Wednesday, October 14, 2009

Nike Frees

Prior to doing distance running for triathlon training I had never had what one would call a typical runners injury. For the better part of my life I had trained in minimal sprinters shoes; as most of the training I was doing was targeted towards getting my 40 time as low as it could go. However, once I transitioned into endurance training, got a beefier, more “technologically” advanced sneaker I started to get pains in my lower back, knees and flare ups in the joins of my toes. Maybe I was just too heavy to run for distance I thought. As my weight dropped the pain remained and I thought there was something more to it.

While reading “Born To Run,” in August I was shocked to find out that as shoe companies have advanced corrective technology in their sneakers the incidents of runners injuries (plantar fasciitis, IT Band syndrome, etc) has increased. Even more shockingly, when Nike visited Stanford University in 2001, they noticed that the Stanford track team was running in Nike’s cheapest shoe, not the one with uber technology. Vin Lananna, the legendary coach, told the Nike Reps that his athletes preferred the cheaper shoe, were faster and got injured less in them.

The research Nike performed led them to develop the Nike Frees, the shoe I am currently running in, healthier and faster than ever before. The crux of the argument is, in our physiological evolution our feet were our initial sensors for protection. Our feet have an unbelievable amount of nerve endings in them (as certain pursuits will let you know) which are made deaf through the advances in shoe technology. In other words, corrective shoe technology may have been correcting a problem that was never a problem – your feet tell your body how it should run, your body doesn’t tell your feet how they should strike.

Nike developed a shoe that provides shock absorption but lets the foot move naturally or “freeing the foot”. The sole is constructed through individual compartments that act as receptacles for the nerve endings but provide protection since we now run on pavement not dirt. Since I have been running in the Frees I have felt no knee pain, hardly any back pain and the tightness in my hamstrings and hips has all but disappeared. Additionally I am back to the form and speed I had when all I did was speed work but can maintain that stride style, cadence and pace for much longer distances than ever before (the pace thing is all about training though).  This is the shoe I also ran in for the South Carolina Half Iron.

So why am I writing all this? I’m not a doctor so I can’t say that the Frees are the solution to runner’s problems around the world. I however do know from my experience that I have run more comfortably for longer periods and at a faster pace than ever before. Sometimes getting back to the natural way of doing things is just what the doctor ordered. I can’t promise they will work for you but if you’ve tried everything else they just might be worth a try. If you do give them a try it is suggested you use them for just a half hour at a time on grass as you build the strength in your foot muscles if you haven’t done barefoot work or high intensity speed work in the past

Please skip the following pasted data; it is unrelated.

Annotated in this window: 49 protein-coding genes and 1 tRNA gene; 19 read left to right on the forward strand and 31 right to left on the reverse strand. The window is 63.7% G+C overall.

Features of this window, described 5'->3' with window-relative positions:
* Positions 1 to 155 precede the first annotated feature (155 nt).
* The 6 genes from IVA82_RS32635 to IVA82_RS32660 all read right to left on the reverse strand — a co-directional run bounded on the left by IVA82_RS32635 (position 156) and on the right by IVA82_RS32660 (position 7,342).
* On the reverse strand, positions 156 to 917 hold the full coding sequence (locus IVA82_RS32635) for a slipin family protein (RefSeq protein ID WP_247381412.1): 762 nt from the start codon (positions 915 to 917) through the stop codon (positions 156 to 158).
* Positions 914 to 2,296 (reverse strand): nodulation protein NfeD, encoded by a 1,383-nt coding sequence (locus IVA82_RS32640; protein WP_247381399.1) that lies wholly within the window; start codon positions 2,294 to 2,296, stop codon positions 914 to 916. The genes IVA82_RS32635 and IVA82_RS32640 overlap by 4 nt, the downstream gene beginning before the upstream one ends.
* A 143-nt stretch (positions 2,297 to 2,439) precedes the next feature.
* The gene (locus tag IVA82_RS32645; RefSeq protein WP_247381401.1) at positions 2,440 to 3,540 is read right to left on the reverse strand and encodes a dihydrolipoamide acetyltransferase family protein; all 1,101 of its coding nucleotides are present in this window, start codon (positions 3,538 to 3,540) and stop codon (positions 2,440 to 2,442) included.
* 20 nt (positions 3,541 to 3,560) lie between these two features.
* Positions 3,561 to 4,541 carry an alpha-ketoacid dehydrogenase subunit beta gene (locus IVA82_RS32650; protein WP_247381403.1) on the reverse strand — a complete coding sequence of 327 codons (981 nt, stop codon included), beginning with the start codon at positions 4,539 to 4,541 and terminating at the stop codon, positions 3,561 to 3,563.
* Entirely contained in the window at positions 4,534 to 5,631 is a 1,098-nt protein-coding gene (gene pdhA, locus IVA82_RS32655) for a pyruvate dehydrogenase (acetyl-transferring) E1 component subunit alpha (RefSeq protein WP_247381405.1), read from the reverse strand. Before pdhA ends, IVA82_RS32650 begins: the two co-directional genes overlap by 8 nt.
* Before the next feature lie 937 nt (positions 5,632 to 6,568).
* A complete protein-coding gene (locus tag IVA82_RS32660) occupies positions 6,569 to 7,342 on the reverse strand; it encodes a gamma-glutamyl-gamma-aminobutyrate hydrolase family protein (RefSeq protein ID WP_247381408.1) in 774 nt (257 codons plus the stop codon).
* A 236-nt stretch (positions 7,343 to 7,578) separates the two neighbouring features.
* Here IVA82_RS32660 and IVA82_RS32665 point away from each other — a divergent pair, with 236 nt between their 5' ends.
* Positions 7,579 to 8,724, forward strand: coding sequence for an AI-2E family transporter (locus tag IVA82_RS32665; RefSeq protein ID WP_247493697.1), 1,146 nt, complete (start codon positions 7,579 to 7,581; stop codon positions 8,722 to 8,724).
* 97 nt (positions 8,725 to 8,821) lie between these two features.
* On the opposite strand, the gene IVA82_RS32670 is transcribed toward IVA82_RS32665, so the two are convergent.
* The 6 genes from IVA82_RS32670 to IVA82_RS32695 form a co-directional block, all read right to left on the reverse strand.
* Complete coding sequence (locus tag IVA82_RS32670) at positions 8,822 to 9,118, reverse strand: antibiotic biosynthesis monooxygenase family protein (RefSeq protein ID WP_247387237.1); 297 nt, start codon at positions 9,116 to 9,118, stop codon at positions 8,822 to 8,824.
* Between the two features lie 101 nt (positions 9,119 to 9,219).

4 comments:

6p00d834562e8769e2 said...

"...your feet tell your body how it should run, your body doesn’t tell your feet how they should strike."

This made me smile. I recently had a nightmare getting fitted for new running shoes. The guy watched me on the treadmill for less that 10 seconds before declaring incredulously "you can't run like that. You'll have to see a sports physio and change your gait". I forefoot strike because I used to be a sprinter, but it's the only way I know how - I don't think about it, my feet just do it!

Since I'm fairly new to distance running, he managed to make me feel like a freak who wasn't welcome to be a distance runner (as if it were some exclusive club) until I could "do it right". Fortunately I headed straight out the door and to a far more professional shop!

Anne said...

very interesting post Ed. Thanks for writing about the shoes. Would you use them for a marathon?

Dr. William Blake said...

I am a foot doctor and a marathon runner. I too have read "Born to Run". Shoes today are sold by people or companies that want to make a sale. I cannot tell you how many times I have gone in to buy shoes and the salesperson has told me that I pronate and that I need a particular shoe. There is not much scientific evidence that today's shoes are any better than yesterday's shoes, or better than no shoes at all. It is true that the intrinsic muscles of the foot are greatly reduced in shoe-wearing cultures. This can be a major factor when it comes to foot injuries. One however should be cautious about throwing out today's technologically advanced shoes and go straight to a shoe like the Nike Free. If it has taken years to get your foot in such a "weakened" state, it can take time to adjust to a shoe that does not give the same support. Thanks for your insights and good luck with your running.

Dr. William Blake
www.myrunninglab.com
www.footandanklesantafe.com

Kim said...

I agree with the less is more theory for running shoes. I train in newtons (also very minimal) and love them! Glad you've found some that work! I'm going to take this blog and email it to one of the athletes I'm coaching. I thought it was really well written!